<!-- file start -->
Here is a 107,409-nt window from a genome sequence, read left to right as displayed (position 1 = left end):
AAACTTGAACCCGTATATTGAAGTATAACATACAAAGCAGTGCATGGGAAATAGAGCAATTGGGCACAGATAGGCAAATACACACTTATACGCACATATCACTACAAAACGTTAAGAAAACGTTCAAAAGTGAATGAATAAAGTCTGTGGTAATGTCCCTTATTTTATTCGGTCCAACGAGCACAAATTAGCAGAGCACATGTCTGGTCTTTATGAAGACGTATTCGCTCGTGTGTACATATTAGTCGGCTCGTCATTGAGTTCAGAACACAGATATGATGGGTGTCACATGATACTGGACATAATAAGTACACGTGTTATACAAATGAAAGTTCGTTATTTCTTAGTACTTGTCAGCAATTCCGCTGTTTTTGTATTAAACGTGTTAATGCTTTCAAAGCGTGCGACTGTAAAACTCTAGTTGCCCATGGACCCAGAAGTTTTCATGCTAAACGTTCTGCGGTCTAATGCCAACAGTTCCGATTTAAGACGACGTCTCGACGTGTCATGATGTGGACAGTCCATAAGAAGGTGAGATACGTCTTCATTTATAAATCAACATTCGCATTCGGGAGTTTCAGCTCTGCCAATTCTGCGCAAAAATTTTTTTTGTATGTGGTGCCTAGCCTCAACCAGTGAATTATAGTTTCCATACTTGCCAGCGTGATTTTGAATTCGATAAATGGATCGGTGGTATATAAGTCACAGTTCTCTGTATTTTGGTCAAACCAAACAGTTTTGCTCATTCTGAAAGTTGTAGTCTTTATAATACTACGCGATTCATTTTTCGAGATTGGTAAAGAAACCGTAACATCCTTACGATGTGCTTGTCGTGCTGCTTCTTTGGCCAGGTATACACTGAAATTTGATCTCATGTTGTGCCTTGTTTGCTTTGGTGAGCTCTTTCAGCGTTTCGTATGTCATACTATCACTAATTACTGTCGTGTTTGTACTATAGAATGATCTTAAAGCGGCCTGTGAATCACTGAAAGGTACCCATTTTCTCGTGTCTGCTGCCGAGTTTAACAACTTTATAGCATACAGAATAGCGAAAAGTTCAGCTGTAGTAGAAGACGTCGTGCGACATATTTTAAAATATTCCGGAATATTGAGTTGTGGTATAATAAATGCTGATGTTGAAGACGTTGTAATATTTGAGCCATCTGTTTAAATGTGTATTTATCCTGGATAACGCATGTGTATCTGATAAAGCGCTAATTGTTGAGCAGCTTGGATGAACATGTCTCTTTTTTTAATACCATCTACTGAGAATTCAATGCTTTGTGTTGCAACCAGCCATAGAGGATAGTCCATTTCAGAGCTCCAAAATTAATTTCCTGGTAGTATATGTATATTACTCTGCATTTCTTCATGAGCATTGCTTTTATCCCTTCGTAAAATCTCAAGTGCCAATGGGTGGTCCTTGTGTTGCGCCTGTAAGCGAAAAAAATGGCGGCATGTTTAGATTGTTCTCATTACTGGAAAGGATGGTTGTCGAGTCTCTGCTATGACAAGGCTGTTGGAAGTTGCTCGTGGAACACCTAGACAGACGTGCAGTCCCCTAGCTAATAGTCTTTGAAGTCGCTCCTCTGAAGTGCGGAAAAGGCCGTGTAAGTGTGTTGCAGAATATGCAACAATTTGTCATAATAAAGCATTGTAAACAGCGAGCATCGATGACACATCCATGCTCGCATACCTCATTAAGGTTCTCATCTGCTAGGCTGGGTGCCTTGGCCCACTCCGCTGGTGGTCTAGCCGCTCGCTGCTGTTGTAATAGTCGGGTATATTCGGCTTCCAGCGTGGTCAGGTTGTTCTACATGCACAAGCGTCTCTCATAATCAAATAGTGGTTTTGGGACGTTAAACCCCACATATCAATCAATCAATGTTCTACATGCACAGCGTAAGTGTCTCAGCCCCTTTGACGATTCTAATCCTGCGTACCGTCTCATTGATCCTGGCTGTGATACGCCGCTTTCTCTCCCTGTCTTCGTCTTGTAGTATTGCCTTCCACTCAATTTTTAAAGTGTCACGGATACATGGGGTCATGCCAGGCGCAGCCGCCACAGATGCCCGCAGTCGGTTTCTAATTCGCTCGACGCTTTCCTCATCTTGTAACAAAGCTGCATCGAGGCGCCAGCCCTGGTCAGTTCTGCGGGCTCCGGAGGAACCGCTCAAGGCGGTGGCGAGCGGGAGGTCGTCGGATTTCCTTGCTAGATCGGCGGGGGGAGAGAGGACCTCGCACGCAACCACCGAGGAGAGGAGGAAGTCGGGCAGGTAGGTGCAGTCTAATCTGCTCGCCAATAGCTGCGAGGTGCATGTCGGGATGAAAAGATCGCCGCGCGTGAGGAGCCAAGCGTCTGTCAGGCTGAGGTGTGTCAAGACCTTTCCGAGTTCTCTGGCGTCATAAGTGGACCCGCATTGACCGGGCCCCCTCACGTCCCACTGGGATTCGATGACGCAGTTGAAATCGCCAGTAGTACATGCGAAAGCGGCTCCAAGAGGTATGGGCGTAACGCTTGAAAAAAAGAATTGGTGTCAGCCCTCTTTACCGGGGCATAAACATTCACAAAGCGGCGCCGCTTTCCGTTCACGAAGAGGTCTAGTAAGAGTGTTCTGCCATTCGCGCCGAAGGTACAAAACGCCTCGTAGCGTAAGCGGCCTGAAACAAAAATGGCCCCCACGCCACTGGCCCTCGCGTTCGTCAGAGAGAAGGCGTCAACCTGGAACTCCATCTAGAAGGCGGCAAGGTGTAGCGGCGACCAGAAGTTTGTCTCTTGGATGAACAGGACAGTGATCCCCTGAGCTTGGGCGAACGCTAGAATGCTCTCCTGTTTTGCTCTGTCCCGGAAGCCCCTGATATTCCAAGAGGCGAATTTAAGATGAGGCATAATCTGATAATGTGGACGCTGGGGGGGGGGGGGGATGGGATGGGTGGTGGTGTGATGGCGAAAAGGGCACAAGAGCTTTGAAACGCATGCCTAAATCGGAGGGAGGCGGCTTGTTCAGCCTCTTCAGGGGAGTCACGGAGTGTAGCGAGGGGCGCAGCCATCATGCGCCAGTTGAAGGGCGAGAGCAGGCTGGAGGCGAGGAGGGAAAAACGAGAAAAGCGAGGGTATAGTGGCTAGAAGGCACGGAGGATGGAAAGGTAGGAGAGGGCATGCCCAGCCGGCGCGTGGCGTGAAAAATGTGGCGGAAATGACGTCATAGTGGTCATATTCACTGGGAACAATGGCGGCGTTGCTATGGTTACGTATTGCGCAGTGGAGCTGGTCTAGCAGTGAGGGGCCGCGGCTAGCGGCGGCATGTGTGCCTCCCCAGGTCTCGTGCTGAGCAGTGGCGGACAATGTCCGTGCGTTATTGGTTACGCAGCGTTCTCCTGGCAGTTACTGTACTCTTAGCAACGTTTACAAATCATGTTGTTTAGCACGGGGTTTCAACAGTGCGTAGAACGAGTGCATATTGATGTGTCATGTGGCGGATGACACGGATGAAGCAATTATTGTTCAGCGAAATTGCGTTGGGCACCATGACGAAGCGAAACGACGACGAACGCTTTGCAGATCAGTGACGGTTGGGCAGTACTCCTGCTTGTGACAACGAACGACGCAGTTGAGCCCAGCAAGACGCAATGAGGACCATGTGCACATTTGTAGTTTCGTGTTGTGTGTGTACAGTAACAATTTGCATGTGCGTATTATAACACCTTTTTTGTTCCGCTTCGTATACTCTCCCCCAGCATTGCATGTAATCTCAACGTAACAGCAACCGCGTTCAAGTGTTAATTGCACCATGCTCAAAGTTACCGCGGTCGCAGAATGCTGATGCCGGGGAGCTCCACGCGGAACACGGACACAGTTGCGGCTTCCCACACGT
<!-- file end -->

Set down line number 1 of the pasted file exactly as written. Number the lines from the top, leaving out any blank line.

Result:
Here is a 107,409-nt window from a genome sequence, read left to right as displayed (position 1 = left end):